The quality of concrete doesn’t change because its parents are getting a divorce; it doesn’t change because it had a stomach ache the day it got tested; it doesn’t change because it just went through puberty and there’s a cute girl in its classroom; it doesn’t change because it has a behavior problem; it doesn’t change because it doesn’t get along with its teacher; it doesn’t change because it just decided to dick around that day. Anyone who has been a student understands the wisdom of this. There are few people out there who didn’t have that one semester in college where their grades were markedly worse than in other semesters, because they broke up with their girlfriend or started doing coke or stayed up all night every night playing Wizards of Warlock. Nobody blames their professors for that. (Indeed, we get on professors if the grades they give are too high.)
If you mix and pour concrete correctly, you get quality concrete. There’s no doubt about it. A teacher can perform his or her function perfectly and students can still fail. Indeed, some number of his or her students are statistically certain to fail regardless of his or her performance. That doesn’t mean that the quality of instruction is immaterial to all the students of that class, or even of the failing students. It does mean that there is simply a limit to the degree of teacher control on that output. And when dealing with the large disadvantages that socioeconomic factors and the racial achievement gap inflict, it becomes even harder to separate signal from noise in evaluating teacher performance. Under such conditions, where teachers have great constraints in how much they can affect student outcomes, and the consequences for failure to produce those outcomes is dire, fraud is inevitable. We are seeing just such fraud now— as was predicted perfectly by critics of school reform.
You could see some of the nuances of the epistemological problems with standardized testing in the now notorious case of Washington DC private school vouchers (PDF), where students showed no statistically significant gains in standardized testing but graduated at far higher rates. There are two possibilities, neither of which are pleasant for the school reform movement: either the students did make marked improvement from participation in the program, which directly undercuts the efficacy of the standardized tests so beloved of school reformers to measure student educational gains; or the students did not improve, but were graduated anyway because their grades were teacher-dependent and teachers felt great pressure to graduate underperforming students.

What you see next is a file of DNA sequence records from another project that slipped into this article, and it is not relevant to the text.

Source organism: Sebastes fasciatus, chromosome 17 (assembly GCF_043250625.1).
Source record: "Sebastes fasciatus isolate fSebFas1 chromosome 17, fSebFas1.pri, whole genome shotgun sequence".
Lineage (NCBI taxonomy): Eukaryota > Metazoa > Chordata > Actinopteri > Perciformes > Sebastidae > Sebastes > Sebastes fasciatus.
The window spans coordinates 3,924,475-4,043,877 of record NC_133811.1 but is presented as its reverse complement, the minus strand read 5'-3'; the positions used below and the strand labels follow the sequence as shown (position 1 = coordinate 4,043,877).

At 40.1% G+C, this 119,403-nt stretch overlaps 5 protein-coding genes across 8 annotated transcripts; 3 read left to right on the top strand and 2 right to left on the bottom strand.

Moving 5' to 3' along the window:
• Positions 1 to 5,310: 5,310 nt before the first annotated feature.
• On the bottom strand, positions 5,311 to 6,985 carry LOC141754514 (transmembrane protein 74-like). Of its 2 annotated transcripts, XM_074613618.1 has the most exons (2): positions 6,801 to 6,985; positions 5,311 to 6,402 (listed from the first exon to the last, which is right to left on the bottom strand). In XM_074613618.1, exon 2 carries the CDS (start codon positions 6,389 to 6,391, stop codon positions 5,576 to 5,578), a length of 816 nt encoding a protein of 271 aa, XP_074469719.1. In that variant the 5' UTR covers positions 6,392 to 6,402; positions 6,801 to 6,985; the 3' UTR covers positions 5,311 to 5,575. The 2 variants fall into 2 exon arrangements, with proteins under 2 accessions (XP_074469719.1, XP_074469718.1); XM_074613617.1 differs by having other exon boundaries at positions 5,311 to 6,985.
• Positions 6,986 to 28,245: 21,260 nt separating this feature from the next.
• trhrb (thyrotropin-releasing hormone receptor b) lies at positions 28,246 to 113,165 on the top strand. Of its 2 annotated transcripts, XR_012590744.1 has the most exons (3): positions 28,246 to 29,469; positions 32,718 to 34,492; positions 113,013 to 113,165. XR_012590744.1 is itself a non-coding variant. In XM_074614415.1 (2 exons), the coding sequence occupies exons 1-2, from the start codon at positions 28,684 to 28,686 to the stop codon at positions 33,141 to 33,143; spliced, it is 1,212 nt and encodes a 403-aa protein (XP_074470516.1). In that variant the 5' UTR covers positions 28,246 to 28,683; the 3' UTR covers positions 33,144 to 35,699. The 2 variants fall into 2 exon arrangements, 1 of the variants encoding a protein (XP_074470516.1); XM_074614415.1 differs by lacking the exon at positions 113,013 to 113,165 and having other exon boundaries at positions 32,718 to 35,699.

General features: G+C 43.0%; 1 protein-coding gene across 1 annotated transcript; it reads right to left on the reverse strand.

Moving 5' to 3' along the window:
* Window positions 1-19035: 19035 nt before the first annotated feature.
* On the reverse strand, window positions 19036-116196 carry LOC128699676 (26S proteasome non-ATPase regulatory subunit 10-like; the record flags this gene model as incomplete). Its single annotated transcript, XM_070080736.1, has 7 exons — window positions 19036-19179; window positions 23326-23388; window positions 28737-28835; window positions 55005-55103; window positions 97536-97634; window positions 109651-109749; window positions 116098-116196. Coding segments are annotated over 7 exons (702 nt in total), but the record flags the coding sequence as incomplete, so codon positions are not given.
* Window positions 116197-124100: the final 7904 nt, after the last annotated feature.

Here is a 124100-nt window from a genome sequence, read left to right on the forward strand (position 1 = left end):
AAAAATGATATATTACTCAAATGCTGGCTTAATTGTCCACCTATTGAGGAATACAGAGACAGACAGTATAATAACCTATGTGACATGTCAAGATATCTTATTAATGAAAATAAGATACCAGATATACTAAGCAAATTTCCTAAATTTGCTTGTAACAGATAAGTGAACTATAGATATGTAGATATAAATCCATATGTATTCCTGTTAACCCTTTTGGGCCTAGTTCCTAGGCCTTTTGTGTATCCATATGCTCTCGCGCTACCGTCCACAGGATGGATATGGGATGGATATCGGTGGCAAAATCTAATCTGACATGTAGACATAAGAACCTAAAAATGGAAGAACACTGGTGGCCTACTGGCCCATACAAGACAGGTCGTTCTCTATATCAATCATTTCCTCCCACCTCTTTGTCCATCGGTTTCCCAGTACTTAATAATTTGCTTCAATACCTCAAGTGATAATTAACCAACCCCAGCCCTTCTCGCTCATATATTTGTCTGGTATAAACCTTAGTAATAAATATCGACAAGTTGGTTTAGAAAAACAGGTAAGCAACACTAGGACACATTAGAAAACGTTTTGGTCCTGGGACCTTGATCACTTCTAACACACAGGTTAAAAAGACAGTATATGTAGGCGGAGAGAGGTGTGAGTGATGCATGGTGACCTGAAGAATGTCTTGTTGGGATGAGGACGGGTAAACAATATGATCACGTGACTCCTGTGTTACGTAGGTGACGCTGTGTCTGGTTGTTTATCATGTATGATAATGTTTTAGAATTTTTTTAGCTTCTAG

When I argue this subject online I often find commenters who say things like “surely you can’t think that there are no effective ways to measure teacher output.” I’m not such a defeatist, no, but I do think that a large tradition of evidence gives us considerable reason to doubt our current metrics for teacher performance against the considerable statistical noise of student environment and makeup. Yes, I wish we had more consistently effective metrics, but wishing still doesn’t make it so.
How then to use standardized testing? The only way to reap any benefit from them is to remove the inevitable pressure for fraud, and the only way to assess their efficacy fairly is as part of a broad mixed methods approach of assessment that also includes direct observation and coding of student behavior, tracking of students across wide age ranges, student and parent satisfaction surveys, evaluations by peers and independent arbiters, and a broad commitment to correcting for student inputs. It’s a regime worth trying and testing empirically. Unfortunately, this does not serve the primary interests of school reformers, which long since devolved into “smash unions first.”
When your movement gets to the point where it is more concerned with talking tough and hurting teachers, that is of course the outcome you get– tough talk, worse employment conditions for teachers, and not much else.
The question for school reformers like Yglesias is how much longer we have to wait for these reforms to show their long-promised, little demonstrated positive effects. The school reform movement is decades old, as are voucher efforts and charter schools. The extant empirical evidence (based on the very metrics school reformers champion!) have failed to consistently show repeatable gains, despite the loud assurances of the movement. When do their failures receive the fanfare that public schools’ do, and at what point do school reformers drop their failing solutions? After all, accountability begins at home.